If you’re thinking about increasing your physical activity, congratulations! If you exercise regularly or stay fairly active – exponentially notate that congrats by 100. Sound dramatic? Read the stats.
Did you know that physical inactivity is considered a global heath problem? In developed countries, physical inactivity is the second most important risk factor for ill health, after tobacco smoking.
Worldwide, a sedentary life is one of the 10 leading causes of death and disability. Physical inactivity is an independent risk factor for chronic diseases, and is estimated to cause 1.9 million deaths globally.
Physical inactivity is the most prevalent risk factor for premature death and disability for Canadians of all ages. According to the Canadian Fitness and Lifestyle Research Institute, two-thirds of all Canadians have dangerously inactive lifestyles.
Osteoporosis and related fractures (a potentially debilitating disease characterized by loss of bone mass & strength, affects nearly half of the population over the age of 75)
Osteoarthritis (a disease that causes joint swelling, limits movements, and pain)
Sarcopenia (age related muscle loss)
Overweight and obesity
Type 2 diabetes mellitus (A chronic disease that causes serious health complications including kidney failure, heart disease, stroke, and blindness.)
Hypertension (aka high blood pressure… more than half of Americans over 65 have it.
Metabolic syndrome (People with metabolic syndrome have some or all of the following: high blood glucose, high blood pressure, abdominal obesity,low HDL elevated cholesterol and high triglycerides.)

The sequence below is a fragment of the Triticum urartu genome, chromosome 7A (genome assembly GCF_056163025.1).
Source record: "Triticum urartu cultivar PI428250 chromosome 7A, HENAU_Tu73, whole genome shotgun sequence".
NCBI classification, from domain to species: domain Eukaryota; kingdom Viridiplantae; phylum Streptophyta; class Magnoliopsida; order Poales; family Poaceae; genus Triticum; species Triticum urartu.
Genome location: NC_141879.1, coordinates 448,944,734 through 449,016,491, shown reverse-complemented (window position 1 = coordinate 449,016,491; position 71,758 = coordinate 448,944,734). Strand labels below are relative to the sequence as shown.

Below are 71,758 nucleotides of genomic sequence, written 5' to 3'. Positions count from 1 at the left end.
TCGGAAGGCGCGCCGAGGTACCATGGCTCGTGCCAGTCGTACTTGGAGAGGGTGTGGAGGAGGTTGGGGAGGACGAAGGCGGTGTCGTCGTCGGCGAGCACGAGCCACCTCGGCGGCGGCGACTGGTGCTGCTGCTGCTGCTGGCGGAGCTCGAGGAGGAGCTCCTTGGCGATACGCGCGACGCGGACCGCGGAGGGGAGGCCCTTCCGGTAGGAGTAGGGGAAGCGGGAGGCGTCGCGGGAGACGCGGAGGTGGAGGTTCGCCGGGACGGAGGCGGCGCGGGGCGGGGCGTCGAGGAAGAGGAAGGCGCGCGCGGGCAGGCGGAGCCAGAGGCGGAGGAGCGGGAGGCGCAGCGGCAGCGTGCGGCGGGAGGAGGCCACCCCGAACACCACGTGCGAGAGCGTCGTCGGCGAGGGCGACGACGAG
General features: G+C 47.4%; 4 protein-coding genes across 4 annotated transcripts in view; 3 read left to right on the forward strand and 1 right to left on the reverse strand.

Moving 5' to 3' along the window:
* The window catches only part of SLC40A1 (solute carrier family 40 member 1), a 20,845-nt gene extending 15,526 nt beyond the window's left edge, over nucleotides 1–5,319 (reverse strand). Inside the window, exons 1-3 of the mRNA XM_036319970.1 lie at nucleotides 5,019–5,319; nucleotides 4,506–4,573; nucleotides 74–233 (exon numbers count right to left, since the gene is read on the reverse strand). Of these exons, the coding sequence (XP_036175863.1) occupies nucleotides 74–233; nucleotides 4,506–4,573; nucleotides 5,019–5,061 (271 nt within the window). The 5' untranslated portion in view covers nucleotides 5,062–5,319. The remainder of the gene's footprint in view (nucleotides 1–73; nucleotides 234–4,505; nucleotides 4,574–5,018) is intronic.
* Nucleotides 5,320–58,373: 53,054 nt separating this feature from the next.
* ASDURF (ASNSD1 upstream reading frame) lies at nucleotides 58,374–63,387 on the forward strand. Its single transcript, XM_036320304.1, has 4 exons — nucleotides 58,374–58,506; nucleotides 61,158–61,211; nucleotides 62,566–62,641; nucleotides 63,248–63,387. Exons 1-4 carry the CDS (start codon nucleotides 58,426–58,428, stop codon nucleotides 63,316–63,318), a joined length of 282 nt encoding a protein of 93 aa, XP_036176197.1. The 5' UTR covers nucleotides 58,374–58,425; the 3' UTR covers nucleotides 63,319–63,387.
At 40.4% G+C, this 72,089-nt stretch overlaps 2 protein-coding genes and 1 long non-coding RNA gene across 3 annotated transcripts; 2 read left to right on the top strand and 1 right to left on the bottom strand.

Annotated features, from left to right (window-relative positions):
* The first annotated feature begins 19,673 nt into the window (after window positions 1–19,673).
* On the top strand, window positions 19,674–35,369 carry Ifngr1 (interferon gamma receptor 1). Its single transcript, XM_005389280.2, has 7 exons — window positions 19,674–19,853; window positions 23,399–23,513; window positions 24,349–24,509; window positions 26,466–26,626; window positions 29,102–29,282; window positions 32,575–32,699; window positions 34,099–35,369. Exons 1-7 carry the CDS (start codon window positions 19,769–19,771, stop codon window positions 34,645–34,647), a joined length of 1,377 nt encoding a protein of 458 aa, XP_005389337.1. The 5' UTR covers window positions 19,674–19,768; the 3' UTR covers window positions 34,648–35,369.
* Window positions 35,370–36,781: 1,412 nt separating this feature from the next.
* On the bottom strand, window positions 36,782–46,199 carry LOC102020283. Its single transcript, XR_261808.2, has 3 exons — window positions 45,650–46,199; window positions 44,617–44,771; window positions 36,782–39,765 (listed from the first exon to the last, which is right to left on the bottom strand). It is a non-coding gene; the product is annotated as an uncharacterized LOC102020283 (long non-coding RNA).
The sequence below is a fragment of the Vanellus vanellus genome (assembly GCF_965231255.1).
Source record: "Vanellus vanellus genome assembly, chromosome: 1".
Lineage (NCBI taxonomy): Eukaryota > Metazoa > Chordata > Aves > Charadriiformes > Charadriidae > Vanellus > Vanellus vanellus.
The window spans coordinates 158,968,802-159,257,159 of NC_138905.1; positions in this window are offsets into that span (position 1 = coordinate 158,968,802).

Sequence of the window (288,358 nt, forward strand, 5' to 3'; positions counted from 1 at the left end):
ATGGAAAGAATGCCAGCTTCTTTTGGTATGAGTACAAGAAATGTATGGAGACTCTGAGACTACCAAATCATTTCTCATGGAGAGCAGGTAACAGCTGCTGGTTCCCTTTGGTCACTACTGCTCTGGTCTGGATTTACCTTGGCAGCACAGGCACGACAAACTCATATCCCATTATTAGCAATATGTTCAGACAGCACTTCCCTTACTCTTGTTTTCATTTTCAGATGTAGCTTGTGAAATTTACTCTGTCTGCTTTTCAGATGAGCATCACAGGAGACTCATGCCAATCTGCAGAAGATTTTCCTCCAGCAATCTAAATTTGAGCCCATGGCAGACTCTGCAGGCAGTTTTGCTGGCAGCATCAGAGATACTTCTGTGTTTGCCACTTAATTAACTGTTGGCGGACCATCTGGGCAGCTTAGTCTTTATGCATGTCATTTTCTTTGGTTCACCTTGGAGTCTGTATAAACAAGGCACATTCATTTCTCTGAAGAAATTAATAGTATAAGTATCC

Heart disease and stroke
Peripheral arterial disease (This is a blockage of the arteries in the legs caused by an accumulation of plaque.)
Colon & breast cancer
Alzheimers, dementia, and cognitive impairment (Abnormally accelerated deterioration of mental faculties and emotional stability in old age).
Physical Activity Readiness Questionnaire (PAR-Q)
Has it been a while since you’ve worked up a sweat? Do you have any health concerns from the list above (diabetes, heart disease, hypertension)? PAR-Q before you embark!
The Physical Activity Readiness Questionnaire was developed by the British Columbia Ministry of Health and revised by the Canadian Society for Exercise Physiology in 2002.
For over a decade, this questionnaire has been the standard for fitness safety. It’s a quick self-assessment tool designed to help you identify the potential hazards or risks associated with an increase in physical activity.
As stated on the form, an increase in activity won’t pose a hazard for most. However, some individuals will need medical advice to determine what types of activities are suitable, helpful, and safe.
Answer YES or NO to the following questions:
Has your doctor ever said that you have a heart condition and that you should only do physical activities recommended by a doctor?
Do you feel pain in your chest when you exercise?
In the past month, have you had chest pain when you were not exercising?
Do you lose your balance because of dizziness or do you ever lose consciousness?
Do you have a bone or joint problem (for example, back knee or hip) that could be made worse by a change in your activity level?
Is your doctor currently prescribing drugs (for example, water pills) for your blood pressure or heart condition?
Do you know of any other reason why you should not be active?
If you answered “yes” to any of the 7 questions, print out the two-page form and discuss it with your doctor before you increase your activity or begin the new exercise regime.